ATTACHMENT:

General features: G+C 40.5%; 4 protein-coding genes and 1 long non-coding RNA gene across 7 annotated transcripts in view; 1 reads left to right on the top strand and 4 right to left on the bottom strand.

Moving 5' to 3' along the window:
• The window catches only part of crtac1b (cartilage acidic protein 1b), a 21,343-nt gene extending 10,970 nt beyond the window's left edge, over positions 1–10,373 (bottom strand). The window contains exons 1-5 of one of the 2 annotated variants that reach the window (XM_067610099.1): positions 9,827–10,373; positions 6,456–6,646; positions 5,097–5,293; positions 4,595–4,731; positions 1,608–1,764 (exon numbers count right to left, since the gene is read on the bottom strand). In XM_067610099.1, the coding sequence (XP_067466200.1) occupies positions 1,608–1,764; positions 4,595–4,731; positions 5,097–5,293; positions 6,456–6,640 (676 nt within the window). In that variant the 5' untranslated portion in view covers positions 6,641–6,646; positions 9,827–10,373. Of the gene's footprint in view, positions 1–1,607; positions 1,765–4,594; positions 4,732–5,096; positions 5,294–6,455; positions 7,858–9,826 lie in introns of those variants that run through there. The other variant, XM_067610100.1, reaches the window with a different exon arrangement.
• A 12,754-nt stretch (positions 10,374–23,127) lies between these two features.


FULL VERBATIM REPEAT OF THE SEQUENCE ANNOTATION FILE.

General features: G+C 40.5%; 4 protein-coding genes and 1 long non-coding RNA gene across 7 annotated transcripts in view; 1 reads left to right on the top strand and 4 right to left on the bottom strand.

Moving 5' to 3' along the window:
• The window catches only part of crtac1b (cartilage acidic protein 1b), a 21,343-nt gene extending 10,970 nt beyond the window's left edge, over positions 1–10,373 (bottom strand). The window contains exons 1-5 of one of the 2 annotated variants that reach the window (XM_067610099.1): positions 9,827–10,373; positions 6,456–6,646; positions 5,097–5,293; positions 4,595–4,731; positions 1,608–1,764 (exon numbers count right to left, since the gene is read on the bottom strand). In XM_067610099.1, the coding sequence (XP_067466200.1) occupies positions 1,608–1,764; positions 4,595–4,731; positions 5,097–5,293; positions 6,456–6,640 (676 nt within the window). In that variant the 5' untranslated portion in view covers positions 6,641–6,646; positions 9,827–10,373. Of the gene's footprint in view, positions 1–1,607; positions 1,765–4,594; positions 4,732–5,096; positions 5,294–6,455; positions 7,858–9,826 lie in introns of those variants that run through there. The other variant, XM_067610100.1, reaches the window with a different exon arrangement.
• A 12,754-nt stretch (positions 10,374–23,127) lies between these two features.